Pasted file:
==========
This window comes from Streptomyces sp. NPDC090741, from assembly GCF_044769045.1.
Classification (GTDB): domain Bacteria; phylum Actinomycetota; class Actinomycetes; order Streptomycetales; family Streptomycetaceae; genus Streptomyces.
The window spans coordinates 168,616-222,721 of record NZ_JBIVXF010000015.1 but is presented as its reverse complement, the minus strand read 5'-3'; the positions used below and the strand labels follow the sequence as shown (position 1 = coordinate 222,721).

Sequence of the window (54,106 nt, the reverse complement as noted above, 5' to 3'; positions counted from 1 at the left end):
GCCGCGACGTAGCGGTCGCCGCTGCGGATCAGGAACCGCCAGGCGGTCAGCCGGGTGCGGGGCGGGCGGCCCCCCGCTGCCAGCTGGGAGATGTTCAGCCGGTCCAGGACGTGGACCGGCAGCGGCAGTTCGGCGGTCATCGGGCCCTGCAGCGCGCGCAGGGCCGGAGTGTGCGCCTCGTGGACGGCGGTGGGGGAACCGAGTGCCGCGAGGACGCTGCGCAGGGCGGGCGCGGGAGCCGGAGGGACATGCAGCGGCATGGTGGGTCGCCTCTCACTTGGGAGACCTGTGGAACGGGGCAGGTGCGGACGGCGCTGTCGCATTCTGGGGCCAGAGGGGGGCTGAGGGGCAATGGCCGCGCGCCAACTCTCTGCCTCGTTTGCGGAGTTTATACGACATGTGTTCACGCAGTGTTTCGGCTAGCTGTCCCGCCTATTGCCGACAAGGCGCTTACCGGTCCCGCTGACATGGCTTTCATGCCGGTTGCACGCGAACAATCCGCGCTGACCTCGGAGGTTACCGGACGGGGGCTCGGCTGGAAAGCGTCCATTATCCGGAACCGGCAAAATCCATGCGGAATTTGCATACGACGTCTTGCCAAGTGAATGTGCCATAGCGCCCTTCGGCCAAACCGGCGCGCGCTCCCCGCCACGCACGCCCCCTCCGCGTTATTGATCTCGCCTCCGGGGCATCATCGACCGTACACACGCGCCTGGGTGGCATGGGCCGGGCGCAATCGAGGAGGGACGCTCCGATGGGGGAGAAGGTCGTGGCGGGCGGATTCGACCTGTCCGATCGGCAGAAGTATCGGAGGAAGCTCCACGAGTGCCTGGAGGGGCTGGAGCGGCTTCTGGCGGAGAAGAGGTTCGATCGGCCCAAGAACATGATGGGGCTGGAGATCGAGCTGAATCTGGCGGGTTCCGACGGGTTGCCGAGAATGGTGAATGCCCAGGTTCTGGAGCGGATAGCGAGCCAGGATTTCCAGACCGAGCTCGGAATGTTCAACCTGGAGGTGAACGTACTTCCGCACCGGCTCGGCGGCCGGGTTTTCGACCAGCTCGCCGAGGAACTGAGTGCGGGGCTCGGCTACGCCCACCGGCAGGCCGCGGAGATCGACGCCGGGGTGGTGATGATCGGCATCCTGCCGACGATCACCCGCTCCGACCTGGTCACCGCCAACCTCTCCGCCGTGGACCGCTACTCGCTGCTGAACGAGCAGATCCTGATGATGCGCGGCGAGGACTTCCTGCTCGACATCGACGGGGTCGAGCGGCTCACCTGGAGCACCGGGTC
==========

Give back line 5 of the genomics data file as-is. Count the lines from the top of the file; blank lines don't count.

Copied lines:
GCCGCGACGTAGCGGTCGCCGCTGCGGATCAGGAACCGCCAGGCGGTCAGCCGGGTGCGGGGCGGGCGGCCCCCCGCTGCCAGCTGGGAGATGTTCAGCCGGTCCAGGACGTGGACCGGCAGCGGCAGTTCGGCGGTCATCGGGCCCTGCAGCGCGCGCAGGGCCGGAGTGTGCGCCTCGTGGACGGCGGTGGGGGAACCGAGTGCCGCGAGGACGCTGCGCAGGGCGGGCGCGGGAGCCGGAGGGACATGCAGCGGCATGGTGGGTCGCCTCTCACTTGGGAGACCTGTGGAACGGGGCAGGTGCGGACGGCGCTGTCGCATTCTGGGGCCAGAGGGGGGCTGAGGGGCAATGGCCGCGCGCCAACTCTCTGCCTCGTTTGCGGAGTTTATACGACATGTGTTCACGCAGTGTTTCGGCTAGCTGTCCCGCCTATTGCCGACAAGGCGCTTACCGGTCCCGCTGACATGGCTTTCATGCCGGTTGCACGCGAACAATCCGCGCTGACCTCGGAGGTTACCGGACGGGGGCTCGGCTGGAAAGCGTCCATTATCCGGAACCGGCAAAATCCATGCGGAATTTGCATACGACGTCTTGCCAAGTGAATGTGCCATAGCGCCCTTCGGCCAAACCGGCGCGCGCTCCCCGCCACGCACGCCCCCTCCGCGTTATTGATCTCGCCTCCGGGGCATCATCGACCGTACACACGCGCCTGGGTGGCATGGGCCGGGCGCAATCGAGGAGGGACGCTCCGATGGGGGAGAAGGTCGTGGCGGGCGGATTCGACCTGTCCGATCGGCAGAAGTATCGGAGGAAGCTCCACGAGTGCCTGGAGGGGCTGGAGCGGCTTCTGGCGGAGAAGAGGTTCGATCGGCCCAAGAACATGATGGGGCTGGAGATCGAGCTGAATCTGGCGGGTTCCGACGGGTTGCCGAGAATGGTGAATGCCCAGGTTCTGGAGCGGATAGCGAGCCAGGATTTCCAGACCGAGCTCGGAATGTTCAACCTGGAGGTGAACGTACTTCCGCACCGGCTCGGCGGCCGGGTTTTCGACCAGCTCGCCGAGGAACTGAGTGCGGGGCTCGGCTACGCCCACCGGCAGGCCGCGGAGATCGACGCCGGGGTGGTGATGATCGGCATCCTGCCGACGATCACCCGCTCCGACCTGGTCACCGCCAACCTCTCCGCCGTGGACCGCTACTCGCTGCTGAACGAGCAGATCCTGATGATGCGCGGCGAGGACTTCCTGCTCGACATCGACGGGGTCGAGCGGCTCACCTGGAGCACCGGGTC